Within the past six months, a large volume of articles, stories, and conferences have captured my attention. They all have a common theme: the role of emotions in our lives. Most of the material examines the influence of emotions in managing and resolving conflicts. At the recent annual continuing education conference by the State Bar of Texas’ ADR Section (disclaimer: I was the course director) Doug Noll spent a considerable amount of time suggesting—more than suggesting—that conflict resolution professionals need to deal with the emotions of the parties at mediations. Dealing with emotions can help to build trust, de-escalate conflict, restore cognitive functioning, and provide compassion to the parties and their counsel. Doug writes in the course materials that “Missing the moment often is a precursor to impasse.”
Similarly, Randy Kiser, a professional idol of mine and thought leader because of his work in Beyond Right and Wrong and How Leading Lawyers Think (plus he is engaging, funny, and kind), was generous enough to send a copy of his newest work to me titled “The Emotionally Attentive Lawyer: Balancing the Rule of Law with the Realities of Human Behavior,” published in the Nevada Law Journal.
Randy is known for his work quantifying how attorneys think and the outcomes of that thinking. When comparing proposals made to settle a litigated case to the actual award, Randy and his colleagues found that there is a high incidence of decision-making error (interestingly, the rate of error is smaller for those who are trained as mediators).
I was initially surprised to read Randy’s work on “emotionally attentive lawyers” because I’ve always read Randy as being a numbers-type scholar. Data-driven. He continues that in this scholarship. Randy’s data shows that the great lawyers have a high level of emotional intelligence.
Legal training typically divorces the law from the client’s emotions, however. I’ve seen that so many times in client interviews and in mediations. Counsel will often encourage their clients to “just give the facts” and not allow time for venting or other emotional releases. A movement afoot in the mediation world is to do away with the joint session because it can be too emotional, the fear being that the emotions will entrench the parties in their positions instead of leading them to a place of settlement.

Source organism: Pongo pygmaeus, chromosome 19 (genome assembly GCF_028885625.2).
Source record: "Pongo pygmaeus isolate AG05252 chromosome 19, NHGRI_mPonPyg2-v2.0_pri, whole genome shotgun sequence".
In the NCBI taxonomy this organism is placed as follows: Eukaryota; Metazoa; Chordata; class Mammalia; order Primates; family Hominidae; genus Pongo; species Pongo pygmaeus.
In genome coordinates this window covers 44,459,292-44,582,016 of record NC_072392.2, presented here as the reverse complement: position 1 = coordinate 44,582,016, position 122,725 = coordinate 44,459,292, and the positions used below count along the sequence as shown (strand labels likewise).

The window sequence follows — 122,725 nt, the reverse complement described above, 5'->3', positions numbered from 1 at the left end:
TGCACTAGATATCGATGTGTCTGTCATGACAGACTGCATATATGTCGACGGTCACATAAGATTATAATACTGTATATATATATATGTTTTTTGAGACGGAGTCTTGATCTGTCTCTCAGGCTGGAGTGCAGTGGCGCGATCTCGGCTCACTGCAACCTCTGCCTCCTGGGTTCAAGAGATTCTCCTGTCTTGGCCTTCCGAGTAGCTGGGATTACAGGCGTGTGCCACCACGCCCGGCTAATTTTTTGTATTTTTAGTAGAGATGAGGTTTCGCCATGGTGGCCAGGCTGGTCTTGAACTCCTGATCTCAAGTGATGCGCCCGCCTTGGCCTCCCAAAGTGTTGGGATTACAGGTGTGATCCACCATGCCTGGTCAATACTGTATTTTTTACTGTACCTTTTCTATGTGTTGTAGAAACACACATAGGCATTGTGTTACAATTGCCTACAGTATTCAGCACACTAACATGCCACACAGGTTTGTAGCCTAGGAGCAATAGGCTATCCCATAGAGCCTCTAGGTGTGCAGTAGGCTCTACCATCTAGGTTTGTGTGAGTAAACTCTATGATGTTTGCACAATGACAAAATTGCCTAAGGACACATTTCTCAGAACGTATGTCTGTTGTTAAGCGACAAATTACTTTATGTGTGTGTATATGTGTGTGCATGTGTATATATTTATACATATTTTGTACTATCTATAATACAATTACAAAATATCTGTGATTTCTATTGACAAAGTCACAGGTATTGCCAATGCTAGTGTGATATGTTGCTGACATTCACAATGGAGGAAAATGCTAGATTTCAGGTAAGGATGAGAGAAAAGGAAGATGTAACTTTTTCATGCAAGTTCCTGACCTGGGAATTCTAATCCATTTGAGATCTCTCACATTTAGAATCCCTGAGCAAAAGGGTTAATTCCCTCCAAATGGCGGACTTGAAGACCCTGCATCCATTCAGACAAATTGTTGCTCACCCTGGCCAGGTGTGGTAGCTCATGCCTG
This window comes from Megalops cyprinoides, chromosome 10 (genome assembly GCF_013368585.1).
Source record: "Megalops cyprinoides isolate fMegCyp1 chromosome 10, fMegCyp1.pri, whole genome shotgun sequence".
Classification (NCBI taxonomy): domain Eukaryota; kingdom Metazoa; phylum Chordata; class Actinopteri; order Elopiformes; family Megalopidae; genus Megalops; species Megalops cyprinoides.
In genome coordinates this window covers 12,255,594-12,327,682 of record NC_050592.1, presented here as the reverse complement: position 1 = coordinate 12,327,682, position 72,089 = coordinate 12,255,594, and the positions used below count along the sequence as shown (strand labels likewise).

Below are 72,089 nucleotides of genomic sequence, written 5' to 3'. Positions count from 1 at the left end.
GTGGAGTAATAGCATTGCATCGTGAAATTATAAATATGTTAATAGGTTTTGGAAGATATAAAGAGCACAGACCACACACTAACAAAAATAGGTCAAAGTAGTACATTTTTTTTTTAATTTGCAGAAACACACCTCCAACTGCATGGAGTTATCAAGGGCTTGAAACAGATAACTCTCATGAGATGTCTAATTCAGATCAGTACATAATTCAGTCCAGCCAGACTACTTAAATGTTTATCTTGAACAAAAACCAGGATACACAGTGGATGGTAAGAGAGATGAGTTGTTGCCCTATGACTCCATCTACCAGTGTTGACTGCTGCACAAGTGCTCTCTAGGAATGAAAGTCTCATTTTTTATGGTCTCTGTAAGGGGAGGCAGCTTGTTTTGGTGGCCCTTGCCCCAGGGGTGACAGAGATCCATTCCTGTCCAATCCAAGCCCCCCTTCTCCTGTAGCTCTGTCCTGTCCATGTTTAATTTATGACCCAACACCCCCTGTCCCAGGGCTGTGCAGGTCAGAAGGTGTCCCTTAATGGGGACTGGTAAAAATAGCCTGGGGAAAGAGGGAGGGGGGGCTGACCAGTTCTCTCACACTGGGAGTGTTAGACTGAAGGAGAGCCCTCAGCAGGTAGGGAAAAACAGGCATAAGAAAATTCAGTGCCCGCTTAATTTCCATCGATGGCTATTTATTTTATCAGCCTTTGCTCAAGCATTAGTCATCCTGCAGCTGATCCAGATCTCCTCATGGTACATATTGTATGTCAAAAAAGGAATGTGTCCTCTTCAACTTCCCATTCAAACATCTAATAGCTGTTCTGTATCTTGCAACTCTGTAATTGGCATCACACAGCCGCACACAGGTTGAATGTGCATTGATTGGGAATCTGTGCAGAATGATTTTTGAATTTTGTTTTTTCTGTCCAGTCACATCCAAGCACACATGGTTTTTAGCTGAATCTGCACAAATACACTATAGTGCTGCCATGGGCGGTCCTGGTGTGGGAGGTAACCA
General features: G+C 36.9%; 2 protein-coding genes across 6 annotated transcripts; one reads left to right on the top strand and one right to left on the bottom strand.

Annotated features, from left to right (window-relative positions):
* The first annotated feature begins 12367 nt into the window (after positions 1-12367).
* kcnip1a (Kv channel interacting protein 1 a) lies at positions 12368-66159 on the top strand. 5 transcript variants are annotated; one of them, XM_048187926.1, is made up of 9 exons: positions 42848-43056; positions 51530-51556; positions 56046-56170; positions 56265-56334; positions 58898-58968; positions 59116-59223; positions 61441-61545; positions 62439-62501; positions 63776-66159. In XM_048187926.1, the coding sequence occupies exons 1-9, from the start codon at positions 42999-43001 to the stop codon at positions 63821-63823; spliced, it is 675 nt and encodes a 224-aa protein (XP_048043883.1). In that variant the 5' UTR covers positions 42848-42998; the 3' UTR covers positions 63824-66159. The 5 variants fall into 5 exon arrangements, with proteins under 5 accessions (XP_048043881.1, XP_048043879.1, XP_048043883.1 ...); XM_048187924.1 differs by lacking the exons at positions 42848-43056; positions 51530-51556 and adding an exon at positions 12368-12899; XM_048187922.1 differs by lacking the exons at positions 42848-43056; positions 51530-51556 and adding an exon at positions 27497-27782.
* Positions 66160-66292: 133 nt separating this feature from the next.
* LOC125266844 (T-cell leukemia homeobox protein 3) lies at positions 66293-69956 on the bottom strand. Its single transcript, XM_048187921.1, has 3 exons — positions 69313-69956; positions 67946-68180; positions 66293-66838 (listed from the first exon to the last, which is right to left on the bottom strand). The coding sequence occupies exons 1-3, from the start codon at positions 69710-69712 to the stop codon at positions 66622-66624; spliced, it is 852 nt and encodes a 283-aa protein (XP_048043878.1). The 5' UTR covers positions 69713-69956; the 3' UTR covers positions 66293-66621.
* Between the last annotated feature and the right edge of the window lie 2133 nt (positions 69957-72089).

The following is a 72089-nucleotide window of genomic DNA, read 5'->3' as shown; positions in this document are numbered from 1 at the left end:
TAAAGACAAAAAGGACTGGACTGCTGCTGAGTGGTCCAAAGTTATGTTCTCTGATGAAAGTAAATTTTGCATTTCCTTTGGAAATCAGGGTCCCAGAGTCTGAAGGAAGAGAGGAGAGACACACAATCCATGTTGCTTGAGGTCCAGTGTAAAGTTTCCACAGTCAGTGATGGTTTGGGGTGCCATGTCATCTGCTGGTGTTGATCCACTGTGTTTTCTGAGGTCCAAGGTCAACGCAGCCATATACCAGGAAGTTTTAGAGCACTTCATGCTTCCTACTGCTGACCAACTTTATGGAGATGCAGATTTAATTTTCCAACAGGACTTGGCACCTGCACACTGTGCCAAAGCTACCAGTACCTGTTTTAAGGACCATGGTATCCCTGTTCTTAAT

In his materials to the State Bar of Texas ADR Course, Doug Noll wrote that we are “98% emotional and 2% rational.” Noll’s numbers may be accurate, or maybe not, but increasingly neuroscience, and frankly, our own experiences, should lead us to know that we are more emotional creatures than we let on.
Emotions play a big part in the disputes I’ve handled. Business partners break up. There’s a lack of trust. An employee is terminated from her job. There’s a lack of security. Students are upset because of a living arrangement. There’s a lack of thoughtfulness. In all of these situations, there is anger, sadness, disappointment, and a host of other emotions involved. How many times has a client said “I want to pursue this because of the principle!” or “I want to send a message!” The principle or the message aren’t legal theories or causes of action. They are emotional ends that the client wants to pursue: fairness, justice, security, trust, revenge, humiliation, control, and you could go on. I’ve seen instances where litigation is pursued and a client is financially upside down. A rational actor would quit. What drives that client? Emotions.
Randy suggests that legal education should learn from innovations in medical school admissions and education. Medical schools are using tools in the admission process to assess emotional intelligence and problem-solving and then teaching their students how to incorporate those concepts into their practice. Health care providers deal as much with persons as the disease. Similarly, attorneys deal with human beings and attorneys need to develop their interpersonal and communication skills to benefit their clients. Even if an attorney doesn’t want to do this for the benefit of the client, Randy cites studies that suggest these aspects of legal counsel help with malpractice claims.
In his conclusion, Randy notes that in the legal profession’s effort to be dispassionate, it has lost an important component that allows our humanity to peek through. We know that despite their best efforts and the rules designed to get to a right outcome, judges, juries, attorneys, and clients are motivated by a myriad of emotions and sometimes get things wrong. The emotions can act as blinders to the actors in the land of the law.
The land of mediation, to borrow a cliché, can be a “safe space” to deal with the emotions that our court system isn’t designed to handle, yet. Randy’s work and thinking on training attorneys to be more emotionally attentive is important and necessary to improving legal services. By being emotionally attentive, there’s a better chance that clients will feel satisfied with the outcome because a significant need that influences them will be met. In the mediation world, we talk about this as the difference between positions (what the client wants) and interests (why the client wants). An emotionally inattentive lawyer does the client, and ultimately, the lawyer, a disservice because the question of “why do you want this” may not be asked. In the end, the result may not meet the client’s true need because the client’s emotional motivations haven’t been met. Randy provides a 1955 quote from Erwin Griswold, the Dean of the Harvard Law School, “Many lawyers never do seem to understand that they are dealing with people and not solely with impersonal law.” I think Randy is right. We need to be more emotionally attentive to better serve our clients and the system.